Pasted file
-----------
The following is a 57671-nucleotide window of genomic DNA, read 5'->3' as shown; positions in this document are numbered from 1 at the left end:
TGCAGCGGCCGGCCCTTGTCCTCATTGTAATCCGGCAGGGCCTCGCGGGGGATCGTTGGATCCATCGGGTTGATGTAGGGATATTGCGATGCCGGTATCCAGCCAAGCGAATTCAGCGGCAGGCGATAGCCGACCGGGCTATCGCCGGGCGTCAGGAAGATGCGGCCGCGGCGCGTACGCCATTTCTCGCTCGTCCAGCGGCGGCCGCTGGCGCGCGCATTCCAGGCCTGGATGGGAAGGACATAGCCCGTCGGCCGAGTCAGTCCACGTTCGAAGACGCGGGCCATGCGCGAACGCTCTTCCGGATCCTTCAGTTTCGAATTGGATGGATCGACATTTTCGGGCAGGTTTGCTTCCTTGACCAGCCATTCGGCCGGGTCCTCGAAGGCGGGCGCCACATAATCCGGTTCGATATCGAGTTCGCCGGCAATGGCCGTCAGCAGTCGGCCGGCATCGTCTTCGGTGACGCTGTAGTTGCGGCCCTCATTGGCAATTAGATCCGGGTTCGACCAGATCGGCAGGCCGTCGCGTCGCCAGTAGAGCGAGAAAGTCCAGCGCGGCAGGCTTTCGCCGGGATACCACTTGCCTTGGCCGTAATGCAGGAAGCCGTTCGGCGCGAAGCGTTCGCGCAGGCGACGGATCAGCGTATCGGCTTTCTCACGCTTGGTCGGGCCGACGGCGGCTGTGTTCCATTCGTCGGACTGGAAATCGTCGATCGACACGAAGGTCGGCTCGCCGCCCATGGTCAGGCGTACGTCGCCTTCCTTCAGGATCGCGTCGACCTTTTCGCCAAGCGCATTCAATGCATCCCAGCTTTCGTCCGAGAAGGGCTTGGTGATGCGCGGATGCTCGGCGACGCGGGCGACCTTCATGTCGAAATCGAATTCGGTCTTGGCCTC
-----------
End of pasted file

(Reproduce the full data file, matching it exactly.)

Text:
The following is a 57671-nucleotide window of genomic DNA, read 5'->3' as shown; positions in this document are numbered from 1 at the left end:
TGCAGCGGCCGGCCCTTGTCCTCATTGTAATCCGGCAGGGCCTCGCGGGGGATCGTTGGATCCATCGGGTTGATGTAGGGATATTGCGATGCCGGTATCCAGCCAAGCGAATTCAGCGGCAGGCGATAGCCGACCGGGCTATCGCCGGGCGTCAGGAAGATGCGGCCGCGGCGCGTACGCCATTTCTCGCTCGTCCAGCGGCGGCCGCTGGCGCGCGCATTCCAGGCCTGGATGGGAAGGACATAGCCCGTCGGCCGAGTCAGTCCACGTTCGAAGACGCGGGCCATGCGCGAACGCTCTTCCGGATCCTTCAGTTTCGAATTGGATGGATCGACATTTTCGGGCAGGTTTGCTTCCTTGACCAGCCATTCGGCCGGGTCCTCGAAGGCGGGCGCCACATAATCCGGTTCGATATCGAGTTCGCCGGCAATGGCCGTCAGCAGTCGGCCGGCATCGTCTTCGGTGACGCTGTAGTTGCGGCCCTCATTGGCAATTAGATCCGGGTTCGACCAGATCGGCAGGCCGTCGCGTCGCCAGTAGAGCGAGAAAGTCCAGCGCGGCAGGCTTTCGCCGGGATACCACTTGCCTTGGCCGTAATGCAGGAAGCCGTTCGGCGCGAAGCGTTCGCGCAGGCGACGGATCAGCGTATCGGCTTTCTCACGCTTGGTCGGGCCGACGGCGGCTGTGTTCCATTCGTCGGACTGGAAATCGTCGATCGACACGAAGGTCGGCTCGCCGCCCATGGTCAGGCGTACGTCGCCTTCCTTCAGGATCGCGTCGACCTTTTCGCCAAGCGCATTCAATGCATCCCAGCTTTCGTCCGAGAAGGGCTTGGTGATGCGCGGATGCTCGGCGACGCGGGCGACCTTCATGTCGAAATCGAATTCGGTCTTGGCCTC